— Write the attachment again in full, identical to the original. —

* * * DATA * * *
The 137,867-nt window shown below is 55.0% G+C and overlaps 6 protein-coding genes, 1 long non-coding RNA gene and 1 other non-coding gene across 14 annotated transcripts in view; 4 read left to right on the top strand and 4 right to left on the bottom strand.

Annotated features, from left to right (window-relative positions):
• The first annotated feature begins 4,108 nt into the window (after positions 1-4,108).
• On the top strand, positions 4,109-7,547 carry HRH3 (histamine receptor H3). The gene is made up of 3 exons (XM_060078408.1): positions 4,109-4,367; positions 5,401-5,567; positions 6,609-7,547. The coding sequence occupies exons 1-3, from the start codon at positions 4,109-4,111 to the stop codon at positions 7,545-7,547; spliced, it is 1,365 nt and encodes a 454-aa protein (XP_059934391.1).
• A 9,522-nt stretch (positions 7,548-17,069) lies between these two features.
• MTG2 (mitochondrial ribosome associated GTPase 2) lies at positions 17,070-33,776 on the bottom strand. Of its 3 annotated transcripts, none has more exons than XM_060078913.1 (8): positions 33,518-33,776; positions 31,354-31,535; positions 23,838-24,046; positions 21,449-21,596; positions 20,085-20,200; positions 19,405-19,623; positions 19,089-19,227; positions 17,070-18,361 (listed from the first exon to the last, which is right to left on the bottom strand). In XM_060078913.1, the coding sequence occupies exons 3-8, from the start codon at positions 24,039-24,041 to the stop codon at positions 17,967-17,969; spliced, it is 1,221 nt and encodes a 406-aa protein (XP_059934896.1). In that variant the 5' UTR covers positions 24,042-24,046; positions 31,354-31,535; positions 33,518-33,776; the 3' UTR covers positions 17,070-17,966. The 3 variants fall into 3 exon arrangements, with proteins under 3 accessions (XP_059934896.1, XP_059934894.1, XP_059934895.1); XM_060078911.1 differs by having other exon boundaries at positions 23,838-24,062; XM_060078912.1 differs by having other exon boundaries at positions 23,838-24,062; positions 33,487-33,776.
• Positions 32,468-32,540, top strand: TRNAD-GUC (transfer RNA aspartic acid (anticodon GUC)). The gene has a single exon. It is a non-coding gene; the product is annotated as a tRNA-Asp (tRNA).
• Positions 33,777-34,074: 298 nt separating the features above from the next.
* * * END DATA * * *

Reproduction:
The 137,867-nt window shown below is 55.0% G+C and overlaps 6 protein-coding genes, 1 long non-coding RNA gene and 1 other non-coding gene across 14 annotated transcripts in view; 4 read left to right on the top strand and 4 right to left on the bottom strand.

Annotated features, from left to right (window-relative positions):
• The first annotated feature begins 4,108 nt into the window (after positions 1-4,108).
• On the top strand, positions 4,109-7,547 carry HRH3 (histamine receptor H3). The gene is made up of 3 exons (XM_060078408.1): positions 4,109-4,367; positions 5,401-5,567; positions 6,609-7,547. The coding sequence occupies exons 1-3, from the start codon at positions 4,109-4,111 to the stop codon at positions 7,545-7,547; spliced, it is 1,365 nt and encodes a 454-aa protein (XP_059934391.1).
• A 9,522-nt stretch (positions 7,548-17,069) lies between these two features.
• MTG2 (mitochondrial ribosome associated GTPase 2) lies at positions 17,070-33,776 on the bottom strand. Of its 3 annotated transcripts, none has more exons than XM_060078913.1 (8): positions 33,518-33,776; positions 31,354-31,535; positions 23,838-24,046; positions 21,449-21,596; positions 20,085-20,200; positions 19,405-19,623; positions 19,089-19,227; positions 17,070-18,361 (listed from the first exon to the last, which is right to left on the bottom strand). In XM_060078913.1, the coding sequence occupies exons 3-8, from the start codon at positions 24,039-24,041 to the stop codon at positions 17,967-17,969; spliced, it is 1,221 nt and encodes a 406-aa protein (XP_059934896.1). In that variant the 5' UTR covers positions 24,042-24,046; positions 31,354-31,535; positions 33,518-33,776; the 3' UTR covers positions 17,070-17,966. The 3 variants fall into 3 exon arrangements, with proteins under 3 accessions (XP_059934896.1, XP_059934894.1, XP_059934895.1); XM_060078911.1 differs by having other exon boundaries at positions 23,838-24,062; XM_060078912.1 differs by having other exon boundaries at positions 23,838-24,062; positions 33,487-33,776.
• Positions 32,468-32,540, top strand: TRNAD-GUC (transfer RNA aspartic acid (anticodon GUC)). The gene has a single exon. It is a non-coding gene; the product is annotated as a tRNA-Asp (tRNA).
• Positions 33,777-34,074: 298 nt separating the features above from the next.